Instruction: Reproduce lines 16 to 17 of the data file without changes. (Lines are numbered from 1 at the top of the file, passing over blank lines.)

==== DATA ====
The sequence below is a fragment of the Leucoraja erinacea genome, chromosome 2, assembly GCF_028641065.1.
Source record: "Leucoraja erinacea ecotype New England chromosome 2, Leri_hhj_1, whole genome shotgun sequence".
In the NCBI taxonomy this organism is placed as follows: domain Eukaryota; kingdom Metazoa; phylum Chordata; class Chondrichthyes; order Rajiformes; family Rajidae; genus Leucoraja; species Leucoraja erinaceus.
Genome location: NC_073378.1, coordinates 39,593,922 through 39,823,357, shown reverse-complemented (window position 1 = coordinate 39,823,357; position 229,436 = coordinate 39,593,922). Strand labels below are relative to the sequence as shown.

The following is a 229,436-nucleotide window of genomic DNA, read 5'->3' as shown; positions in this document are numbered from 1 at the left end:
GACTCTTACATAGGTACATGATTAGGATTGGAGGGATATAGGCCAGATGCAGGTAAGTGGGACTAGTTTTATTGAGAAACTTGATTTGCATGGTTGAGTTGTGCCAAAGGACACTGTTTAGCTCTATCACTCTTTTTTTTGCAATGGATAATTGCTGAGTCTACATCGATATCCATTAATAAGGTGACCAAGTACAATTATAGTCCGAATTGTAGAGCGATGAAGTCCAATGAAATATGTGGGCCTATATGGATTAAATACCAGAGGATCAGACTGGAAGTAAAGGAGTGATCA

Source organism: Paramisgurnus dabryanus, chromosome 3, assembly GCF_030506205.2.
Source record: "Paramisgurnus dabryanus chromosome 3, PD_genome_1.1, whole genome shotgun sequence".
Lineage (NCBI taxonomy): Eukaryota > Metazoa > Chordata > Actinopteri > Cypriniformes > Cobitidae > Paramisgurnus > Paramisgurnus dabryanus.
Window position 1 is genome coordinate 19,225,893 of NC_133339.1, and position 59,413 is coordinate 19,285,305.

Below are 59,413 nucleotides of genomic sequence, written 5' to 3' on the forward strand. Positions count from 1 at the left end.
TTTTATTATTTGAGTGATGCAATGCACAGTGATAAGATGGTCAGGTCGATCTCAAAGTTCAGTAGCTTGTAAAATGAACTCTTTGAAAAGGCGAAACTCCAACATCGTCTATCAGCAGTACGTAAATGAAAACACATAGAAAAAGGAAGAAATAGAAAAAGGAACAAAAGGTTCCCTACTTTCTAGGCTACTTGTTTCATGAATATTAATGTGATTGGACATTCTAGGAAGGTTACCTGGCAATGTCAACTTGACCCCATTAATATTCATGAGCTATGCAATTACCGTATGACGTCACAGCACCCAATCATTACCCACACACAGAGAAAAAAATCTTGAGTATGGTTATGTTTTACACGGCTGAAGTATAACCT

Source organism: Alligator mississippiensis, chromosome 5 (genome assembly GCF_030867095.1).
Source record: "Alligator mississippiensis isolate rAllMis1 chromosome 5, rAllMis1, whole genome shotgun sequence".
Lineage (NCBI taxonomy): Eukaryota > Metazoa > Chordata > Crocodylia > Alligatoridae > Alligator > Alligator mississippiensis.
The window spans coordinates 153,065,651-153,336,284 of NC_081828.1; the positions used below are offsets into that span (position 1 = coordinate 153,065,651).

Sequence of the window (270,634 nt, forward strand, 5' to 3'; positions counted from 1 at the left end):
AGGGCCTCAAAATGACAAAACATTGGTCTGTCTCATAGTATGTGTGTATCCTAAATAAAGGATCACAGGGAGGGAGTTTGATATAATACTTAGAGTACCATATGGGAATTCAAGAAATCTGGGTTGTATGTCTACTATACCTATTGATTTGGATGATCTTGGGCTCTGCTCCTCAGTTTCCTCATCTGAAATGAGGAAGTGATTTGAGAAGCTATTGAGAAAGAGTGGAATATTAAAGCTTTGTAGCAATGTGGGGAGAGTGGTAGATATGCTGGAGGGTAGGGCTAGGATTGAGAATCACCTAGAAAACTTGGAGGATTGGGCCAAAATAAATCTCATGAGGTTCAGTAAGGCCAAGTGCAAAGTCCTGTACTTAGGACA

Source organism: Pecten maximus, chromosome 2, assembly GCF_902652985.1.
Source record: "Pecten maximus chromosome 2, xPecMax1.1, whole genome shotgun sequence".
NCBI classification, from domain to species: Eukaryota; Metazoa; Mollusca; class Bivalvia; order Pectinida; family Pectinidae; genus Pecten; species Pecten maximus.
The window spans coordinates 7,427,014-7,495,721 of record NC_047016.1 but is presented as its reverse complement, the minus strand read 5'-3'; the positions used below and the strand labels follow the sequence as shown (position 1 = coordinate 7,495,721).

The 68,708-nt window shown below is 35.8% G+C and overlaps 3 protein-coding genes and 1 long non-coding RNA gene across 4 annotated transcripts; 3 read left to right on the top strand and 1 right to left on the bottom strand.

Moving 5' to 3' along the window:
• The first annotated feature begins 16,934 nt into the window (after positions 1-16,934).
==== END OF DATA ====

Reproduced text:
The window spans coordinates 153,065,651-153,336,284 of NC_081828.1; the positions used below are offsets into that span (position 1 = coordinate 153,065,651).

Sequence of the window (270,634 nt, forward strand, 5' to 3'; positions counted from 1 at the left end):